Top tips to help you and your little one starts their early learning journey for the first time

By Kylie Dawson 

Participate in the orientation program

At our centre we offer an orientation program to support you and your child in preparing to start their early learning journey, and this is something most services offer.  Our program consists of “play and stay visits” where you and your child can come and visit and join in the fun in the days or weeks before you officially start.  At the “play and stay visits” you get to explore the environments, meet educators, children and other families, participate in the program, learn about our routines, and find out where everything is.  After your visits, recap the experience with your child; discuss the things you did and saw, and who you met, and get excited about the things your child will do and play with when they start.  

Be prepared

Know what you need to bring and prepare it the night before.  We provide families with a checklist of items to bring so they are all ready for their first day, so make sure you ask your centre what you need to bring and then you and your child can be all ready to go. 

Have a messy play wardrobe

We do a lot of exploring at our service, and when we explore, we get messy! Don’t send your little one in their best clothes; raid the op shops for t shirts, shorts, and leggings (your wallet and the earth will thank you!) and buy shoes that are easy for you, and your child, to put on, and take off, because we have lots of “shoes-free” times. 

Consider shorter days to start

For some children, starting off with shorter days can be really helpful and will assist them with easing into the program.  For example, you might drop them off at your normal time in the morning and pick them up before rest time.  Talk with your child’s educators about the day’s routine and if you decide that shorter days in the first few weeks would benefit your child, organise an earlier time to collect them.  After your child has settled in, you can start stretching this time out week by week.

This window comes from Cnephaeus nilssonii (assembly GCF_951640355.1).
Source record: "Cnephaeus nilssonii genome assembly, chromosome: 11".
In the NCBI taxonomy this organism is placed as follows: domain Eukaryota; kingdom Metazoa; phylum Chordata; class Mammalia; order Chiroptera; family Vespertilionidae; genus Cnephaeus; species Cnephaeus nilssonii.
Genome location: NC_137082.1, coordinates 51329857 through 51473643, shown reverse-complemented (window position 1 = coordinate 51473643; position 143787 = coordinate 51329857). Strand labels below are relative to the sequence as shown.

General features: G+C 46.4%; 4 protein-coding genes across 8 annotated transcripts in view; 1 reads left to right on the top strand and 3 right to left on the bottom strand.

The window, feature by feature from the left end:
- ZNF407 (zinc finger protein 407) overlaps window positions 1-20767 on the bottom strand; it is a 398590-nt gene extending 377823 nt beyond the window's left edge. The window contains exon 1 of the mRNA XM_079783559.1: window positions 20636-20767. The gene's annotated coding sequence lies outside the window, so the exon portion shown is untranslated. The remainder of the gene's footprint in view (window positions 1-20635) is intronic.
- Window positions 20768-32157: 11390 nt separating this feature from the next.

Label everything!

Put a label on their shoes, their socks, their hat, their shirts, their shorts, their dresses, their underwear, their bottles, their bag; everything! You have spent your hard-earned money on these items, and with so many children, and so much playing and mess making, things do go missing.  When things are labelled, it is super easy for staff to return your items to you. 

Pack, or ask your child to choose, a comfort item

Check with your child’s educators first, but at our centre we encourage parents to pack a photo of them with their child in a frame, or a comfort item, such as a soft toy or blanket.  This can provide your child with a sense of security and connection to home. And remember to label it 😊 

Crying is normal (and they, and you, will be supported)

It is normal and understandable that your child will cry when you drop them off on their first day.  It is also normal if they don’t cry on the first day, but they cry on day two or three, or eight. If your little one is distressed at drop off time there are lot of things you, and the educators, can do to support them: 

  • Establish a consistent drop off routine:
    • As you are driving to the centre, discuss what you will do when you get there: “We will go in the front door, wash our hands, and say Hi to Suzanne at the front desk.  After that, we will go down to your room, put your bag away, and say Hi to your teachers.  You really like the slide out the back, so we will go to the slide, and I will watch you go down once, and then I will give you a big cuddle and say goodbye, and Miss Cass and Miss Wendy will be there with you.” When you say goodbye, let your child know that you will be back after afternoon tea.